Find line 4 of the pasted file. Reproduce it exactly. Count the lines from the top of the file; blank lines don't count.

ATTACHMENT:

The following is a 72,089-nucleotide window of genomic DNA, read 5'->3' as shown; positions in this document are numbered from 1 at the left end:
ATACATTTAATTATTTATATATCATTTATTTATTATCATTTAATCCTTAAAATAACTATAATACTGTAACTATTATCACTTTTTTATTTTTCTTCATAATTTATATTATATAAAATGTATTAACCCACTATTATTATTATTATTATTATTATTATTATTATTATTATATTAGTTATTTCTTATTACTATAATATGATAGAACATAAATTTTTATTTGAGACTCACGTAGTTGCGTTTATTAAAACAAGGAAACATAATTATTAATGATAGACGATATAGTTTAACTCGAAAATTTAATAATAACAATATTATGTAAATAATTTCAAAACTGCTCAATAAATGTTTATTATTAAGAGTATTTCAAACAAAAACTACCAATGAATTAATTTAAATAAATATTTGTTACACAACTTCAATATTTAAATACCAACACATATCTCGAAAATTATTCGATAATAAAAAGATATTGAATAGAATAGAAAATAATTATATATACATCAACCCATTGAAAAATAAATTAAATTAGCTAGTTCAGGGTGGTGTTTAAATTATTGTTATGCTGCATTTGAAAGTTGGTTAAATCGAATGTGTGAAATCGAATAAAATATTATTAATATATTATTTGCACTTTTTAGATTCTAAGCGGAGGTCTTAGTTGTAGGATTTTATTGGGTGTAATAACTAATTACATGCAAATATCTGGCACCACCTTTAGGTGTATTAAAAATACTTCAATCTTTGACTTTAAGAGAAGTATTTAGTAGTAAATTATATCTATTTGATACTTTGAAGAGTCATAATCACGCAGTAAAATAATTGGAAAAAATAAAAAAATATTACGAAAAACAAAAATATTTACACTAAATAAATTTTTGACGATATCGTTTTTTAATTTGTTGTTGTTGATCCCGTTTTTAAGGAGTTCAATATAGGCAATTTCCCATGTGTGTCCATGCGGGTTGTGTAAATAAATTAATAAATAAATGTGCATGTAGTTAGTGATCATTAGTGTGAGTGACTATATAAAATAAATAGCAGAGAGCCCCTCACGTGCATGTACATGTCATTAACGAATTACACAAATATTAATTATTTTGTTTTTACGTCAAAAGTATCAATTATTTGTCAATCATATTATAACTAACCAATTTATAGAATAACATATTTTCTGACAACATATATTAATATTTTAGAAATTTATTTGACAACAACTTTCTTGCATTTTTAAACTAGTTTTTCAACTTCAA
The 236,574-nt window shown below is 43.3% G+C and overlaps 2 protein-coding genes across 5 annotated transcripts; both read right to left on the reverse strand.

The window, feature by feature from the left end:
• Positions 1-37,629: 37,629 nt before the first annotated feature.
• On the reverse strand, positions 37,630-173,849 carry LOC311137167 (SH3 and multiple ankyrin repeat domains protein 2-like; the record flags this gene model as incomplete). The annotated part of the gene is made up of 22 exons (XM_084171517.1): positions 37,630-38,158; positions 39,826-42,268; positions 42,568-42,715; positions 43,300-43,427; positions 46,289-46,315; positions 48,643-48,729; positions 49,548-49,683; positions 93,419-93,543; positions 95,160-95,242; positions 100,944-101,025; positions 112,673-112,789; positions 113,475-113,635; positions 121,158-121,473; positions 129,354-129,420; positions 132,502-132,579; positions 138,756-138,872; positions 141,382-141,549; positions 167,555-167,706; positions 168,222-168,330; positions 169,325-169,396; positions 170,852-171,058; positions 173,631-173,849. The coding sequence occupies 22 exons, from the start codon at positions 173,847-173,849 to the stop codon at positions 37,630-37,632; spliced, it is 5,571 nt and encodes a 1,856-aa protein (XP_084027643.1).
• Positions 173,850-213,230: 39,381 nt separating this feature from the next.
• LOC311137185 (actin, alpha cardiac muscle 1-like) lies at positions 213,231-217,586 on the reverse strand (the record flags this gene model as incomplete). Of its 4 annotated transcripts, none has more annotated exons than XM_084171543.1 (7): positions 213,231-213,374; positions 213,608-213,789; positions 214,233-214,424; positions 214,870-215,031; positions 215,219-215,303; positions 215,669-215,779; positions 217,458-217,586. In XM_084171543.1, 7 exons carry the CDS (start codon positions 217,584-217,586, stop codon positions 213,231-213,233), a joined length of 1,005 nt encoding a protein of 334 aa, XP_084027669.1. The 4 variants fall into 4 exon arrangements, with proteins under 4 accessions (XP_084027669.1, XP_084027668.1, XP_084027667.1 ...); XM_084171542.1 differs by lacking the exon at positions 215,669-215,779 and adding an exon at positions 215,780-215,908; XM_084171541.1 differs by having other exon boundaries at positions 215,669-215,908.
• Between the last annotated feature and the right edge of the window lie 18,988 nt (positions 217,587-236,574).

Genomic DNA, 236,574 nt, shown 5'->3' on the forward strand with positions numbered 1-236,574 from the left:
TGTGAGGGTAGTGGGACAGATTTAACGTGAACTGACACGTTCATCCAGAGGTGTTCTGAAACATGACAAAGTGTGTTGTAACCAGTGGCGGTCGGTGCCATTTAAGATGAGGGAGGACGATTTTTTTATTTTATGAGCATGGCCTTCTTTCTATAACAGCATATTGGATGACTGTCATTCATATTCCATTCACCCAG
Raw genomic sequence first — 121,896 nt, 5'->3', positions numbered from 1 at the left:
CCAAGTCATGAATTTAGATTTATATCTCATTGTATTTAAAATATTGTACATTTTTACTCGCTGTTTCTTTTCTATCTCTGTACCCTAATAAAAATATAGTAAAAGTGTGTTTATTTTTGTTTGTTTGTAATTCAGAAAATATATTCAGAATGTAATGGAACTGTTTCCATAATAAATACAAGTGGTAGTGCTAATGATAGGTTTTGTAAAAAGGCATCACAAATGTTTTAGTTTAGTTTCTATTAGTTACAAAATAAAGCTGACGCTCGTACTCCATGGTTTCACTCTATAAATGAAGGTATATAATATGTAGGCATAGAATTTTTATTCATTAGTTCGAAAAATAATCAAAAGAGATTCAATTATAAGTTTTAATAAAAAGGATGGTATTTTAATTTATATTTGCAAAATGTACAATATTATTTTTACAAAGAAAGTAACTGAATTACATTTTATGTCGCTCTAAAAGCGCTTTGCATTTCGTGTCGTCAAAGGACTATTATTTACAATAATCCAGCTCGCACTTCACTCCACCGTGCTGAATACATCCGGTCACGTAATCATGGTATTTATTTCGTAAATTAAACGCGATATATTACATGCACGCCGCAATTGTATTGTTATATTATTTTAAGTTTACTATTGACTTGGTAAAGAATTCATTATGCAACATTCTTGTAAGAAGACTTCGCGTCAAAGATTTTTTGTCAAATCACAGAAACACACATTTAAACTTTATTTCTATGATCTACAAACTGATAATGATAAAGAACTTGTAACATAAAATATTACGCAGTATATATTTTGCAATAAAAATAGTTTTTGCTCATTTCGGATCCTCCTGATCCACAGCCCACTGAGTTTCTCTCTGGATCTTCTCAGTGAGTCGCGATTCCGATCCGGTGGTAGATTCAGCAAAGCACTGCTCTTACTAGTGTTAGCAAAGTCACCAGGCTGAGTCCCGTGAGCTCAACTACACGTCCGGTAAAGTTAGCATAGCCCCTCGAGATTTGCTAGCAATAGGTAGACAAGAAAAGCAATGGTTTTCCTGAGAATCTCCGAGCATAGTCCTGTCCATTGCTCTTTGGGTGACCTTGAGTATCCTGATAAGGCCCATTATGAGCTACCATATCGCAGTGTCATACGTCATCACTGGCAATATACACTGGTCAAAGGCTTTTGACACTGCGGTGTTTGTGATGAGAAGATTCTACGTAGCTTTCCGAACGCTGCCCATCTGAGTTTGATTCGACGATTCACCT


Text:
The window, feature by feature from the left end: